For instance, if a contractor runs into a bad job that throws balance sheet ratios into an unacceptable range, under a long-term relationship the surety will usually continue to extend surety credit while the contractor’s balance sheet slowly rehabilitates to acceptable levels. Like all other businesses, sureties are always trying to grow their customer base. To win a new client, a surety may stretch its underwriting benchmarks to approve a prospective contractor that may fall short on certain ratios.  
 
In reality, there are probably no specific surety industry underwriting benchmarks strictly adapted by every surety. However, to have a realistic expectation of obtaining surety credit, a contractor will likely need to stay clear of and avoid bankruptcies, tax liens, judgments and low credit scores. Sometimes even one of these could significantly diminish or even preclude a contractor’s ability to achieve surety credit.  Truthfulness and credibility are also crucial. An undisclosed problem usually sends a surety to the exit door. A contractor that has a good performance record and extensive experience will probably find surety support even if their ratios are on the wobbly side.

What should a construction firm take into consideration when signing a lien waiver?

Shoshana Rothman 
Attorney
Smith, Currie & Hancock LLP


Whether the waiver provides for a “conditional” release or an “unconditional” release is critical. The difference may have severe consequences to payment and claims. With a conditional lien waiver, the release of claims only takes effect after the contractor receives payment. If an owner requires an unconditional release, all claims are waived when the contractor provides the lien waiver, even if payment has not yet been made. Worse yet, if an unconditional release is given and the owner never pays the contractor, the contractor still releases the owner from all liability. Contractors should also note any dates on the lien waiver. Lien waivers often waive claims for work through a certain date, but if the work is ongoing, or there are outstanding, unresolved change orders, a contractor may inadvertently waive claims to that work. It is imperative for the contractor to preserve unresolved claims, or risk forever waiving them by the release. One way to preserve claims is to physically write on the lien waiver form the specific claims or ongoing work the contractor does not intend to release. Another way is to send contemporaneous correspondence (i.e., an email) stating the contractor does not release its outstanding claims. Ideally, contractors will only sign a lien waiver for amounts received, and clarify the release does not waive outstanding claims.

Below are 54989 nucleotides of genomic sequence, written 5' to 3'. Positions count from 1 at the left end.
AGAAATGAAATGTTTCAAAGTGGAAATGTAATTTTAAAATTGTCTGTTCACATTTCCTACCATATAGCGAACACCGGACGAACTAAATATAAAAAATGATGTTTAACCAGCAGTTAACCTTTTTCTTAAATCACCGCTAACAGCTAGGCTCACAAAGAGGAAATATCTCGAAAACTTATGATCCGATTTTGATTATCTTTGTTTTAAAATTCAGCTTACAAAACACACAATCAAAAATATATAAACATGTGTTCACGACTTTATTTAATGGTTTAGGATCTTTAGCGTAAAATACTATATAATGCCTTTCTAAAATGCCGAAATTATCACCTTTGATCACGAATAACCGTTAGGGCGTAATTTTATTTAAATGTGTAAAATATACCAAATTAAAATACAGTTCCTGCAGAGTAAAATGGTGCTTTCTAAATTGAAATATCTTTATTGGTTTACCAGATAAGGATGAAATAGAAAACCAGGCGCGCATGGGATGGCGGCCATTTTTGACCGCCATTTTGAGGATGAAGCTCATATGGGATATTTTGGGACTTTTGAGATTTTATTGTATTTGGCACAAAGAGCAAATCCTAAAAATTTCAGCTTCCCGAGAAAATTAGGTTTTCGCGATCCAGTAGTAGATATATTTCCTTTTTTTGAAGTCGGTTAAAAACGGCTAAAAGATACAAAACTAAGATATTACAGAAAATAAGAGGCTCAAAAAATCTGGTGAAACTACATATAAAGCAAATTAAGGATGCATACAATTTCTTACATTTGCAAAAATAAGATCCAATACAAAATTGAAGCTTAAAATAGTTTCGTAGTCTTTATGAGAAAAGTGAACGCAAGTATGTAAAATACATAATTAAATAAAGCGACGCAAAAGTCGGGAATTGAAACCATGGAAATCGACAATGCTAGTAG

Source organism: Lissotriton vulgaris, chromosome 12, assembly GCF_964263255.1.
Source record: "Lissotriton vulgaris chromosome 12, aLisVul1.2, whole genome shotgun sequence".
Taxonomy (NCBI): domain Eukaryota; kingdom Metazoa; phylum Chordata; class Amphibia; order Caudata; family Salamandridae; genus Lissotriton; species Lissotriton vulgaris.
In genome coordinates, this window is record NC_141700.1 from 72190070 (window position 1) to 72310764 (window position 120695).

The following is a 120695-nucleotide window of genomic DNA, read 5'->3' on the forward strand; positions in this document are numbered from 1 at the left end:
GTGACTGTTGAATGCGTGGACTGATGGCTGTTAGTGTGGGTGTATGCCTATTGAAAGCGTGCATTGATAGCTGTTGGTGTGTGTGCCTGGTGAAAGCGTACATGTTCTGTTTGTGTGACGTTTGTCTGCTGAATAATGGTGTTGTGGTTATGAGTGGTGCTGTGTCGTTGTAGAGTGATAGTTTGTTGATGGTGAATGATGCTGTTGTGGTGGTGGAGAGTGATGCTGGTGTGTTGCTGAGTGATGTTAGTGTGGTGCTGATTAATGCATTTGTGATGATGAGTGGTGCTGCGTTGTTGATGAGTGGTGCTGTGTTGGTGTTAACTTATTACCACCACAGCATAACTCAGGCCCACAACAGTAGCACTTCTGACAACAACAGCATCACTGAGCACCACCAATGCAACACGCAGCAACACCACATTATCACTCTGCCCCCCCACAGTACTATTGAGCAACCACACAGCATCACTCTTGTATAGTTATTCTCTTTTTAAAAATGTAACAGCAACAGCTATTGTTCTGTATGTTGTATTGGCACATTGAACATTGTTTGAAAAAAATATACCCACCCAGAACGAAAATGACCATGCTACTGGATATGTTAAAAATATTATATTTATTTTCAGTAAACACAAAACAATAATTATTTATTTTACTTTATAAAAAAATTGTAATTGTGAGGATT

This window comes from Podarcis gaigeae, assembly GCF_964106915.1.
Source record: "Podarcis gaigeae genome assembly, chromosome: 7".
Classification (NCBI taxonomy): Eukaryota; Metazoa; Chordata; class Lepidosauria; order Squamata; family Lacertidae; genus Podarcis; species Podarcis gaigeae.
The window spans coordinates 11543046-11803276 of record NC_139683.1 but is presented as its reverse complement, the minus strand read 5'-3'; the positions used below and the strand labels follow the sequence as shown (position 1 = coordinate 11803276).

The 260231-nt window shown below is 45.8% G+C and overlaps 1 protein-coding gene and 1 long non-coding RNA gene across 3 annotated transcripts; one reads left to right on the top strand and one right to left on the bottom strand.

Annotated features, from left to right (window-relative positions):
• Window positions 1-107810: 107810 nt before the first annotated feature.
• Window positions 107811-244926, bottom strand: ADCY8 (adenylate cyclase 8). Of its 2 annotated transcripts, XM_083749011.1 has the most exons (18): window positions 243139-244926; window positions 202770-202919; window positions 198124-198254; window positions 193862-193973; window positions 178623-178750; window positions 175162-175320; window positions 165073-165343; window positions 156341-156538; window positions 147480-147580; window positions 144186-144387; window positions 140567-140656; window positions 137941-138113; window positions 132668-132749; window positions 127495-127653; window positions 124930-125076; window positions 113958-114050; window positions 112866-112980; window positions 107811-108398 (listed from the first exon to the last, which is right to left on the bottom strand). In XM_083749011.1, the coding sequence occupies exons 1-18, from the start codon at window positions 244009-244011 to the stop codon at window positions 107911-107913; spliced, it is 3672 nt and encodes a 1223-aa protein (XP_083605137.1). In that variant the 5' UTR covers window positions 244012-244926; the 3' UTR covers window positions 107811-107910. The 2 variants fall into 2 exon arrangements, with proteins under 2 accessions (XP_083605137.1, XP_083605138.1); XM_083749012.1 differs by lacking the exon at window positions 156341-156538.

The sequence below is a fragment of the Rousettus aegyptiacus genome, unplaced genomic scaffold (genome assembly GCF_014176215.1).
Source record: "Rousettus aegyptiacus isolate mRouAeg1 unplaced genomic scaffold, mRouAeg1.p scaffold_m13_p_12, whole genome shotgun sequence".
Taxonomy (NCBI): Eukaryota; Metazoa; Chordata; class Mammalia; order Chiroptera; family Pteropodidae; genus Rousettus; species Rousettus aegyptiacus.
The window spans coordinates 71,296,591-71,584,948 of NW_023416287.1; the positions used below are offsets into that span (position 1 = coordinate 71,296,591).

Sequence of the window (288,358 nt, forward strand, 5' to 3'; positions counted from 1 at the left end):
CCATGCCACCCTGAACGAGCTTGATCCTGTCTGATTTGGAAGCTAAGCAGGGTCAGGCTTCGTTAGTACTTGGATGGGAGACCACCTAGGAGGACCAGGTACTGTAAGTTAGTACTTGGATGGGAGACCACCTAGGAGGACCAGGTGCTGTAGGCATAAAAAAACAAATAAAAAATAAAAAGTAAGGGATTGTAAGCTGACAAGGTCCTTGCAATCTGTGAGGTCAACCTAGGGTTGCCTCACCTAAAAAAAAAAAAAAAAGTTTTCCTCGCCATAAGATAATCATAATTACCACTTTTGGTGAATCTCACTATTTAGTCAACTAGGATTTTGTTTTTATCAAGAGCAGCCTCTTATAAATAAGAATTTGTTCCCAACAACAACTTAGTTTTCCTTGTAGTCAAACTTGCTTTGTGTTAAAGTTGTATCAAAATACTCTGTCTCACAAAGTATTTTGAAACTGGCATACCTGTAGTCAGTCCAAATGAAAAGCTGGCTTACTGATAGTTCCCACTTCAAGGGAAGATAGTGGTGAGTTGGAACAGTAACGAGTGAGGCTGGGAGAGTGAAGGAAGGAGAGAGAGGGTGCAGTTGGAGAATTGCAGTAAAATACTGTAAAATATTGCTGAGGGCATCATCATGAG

How can contractors safeguard themselves against material price volatility and labor shortages?

Tim Mikolajewski
President
Liberty Mutual Surety


One of the best ways contractors can protect themselves against these issues as well as supply chain disruption is to consult with their surety. Sureties, especially larger ones, have significant experience helping contractors with these challenges. For example, in order to manage potential price escalation risks, contractors should identify which materials are volatile and discuss those with their general contractors or owners during the bidding process. As much as possible, contractors and subcontractors should also make sure the bid documents don’t put them on hook for price increases with no chance at adjustments down the line. If that language isn’t included in the bid documents, they should push for contingencies to allow for price escalation. Contractors should seek advice now because, as the economy grows and if the infrastructure package passes, these issues may become even more significant, which could impact their bottom line.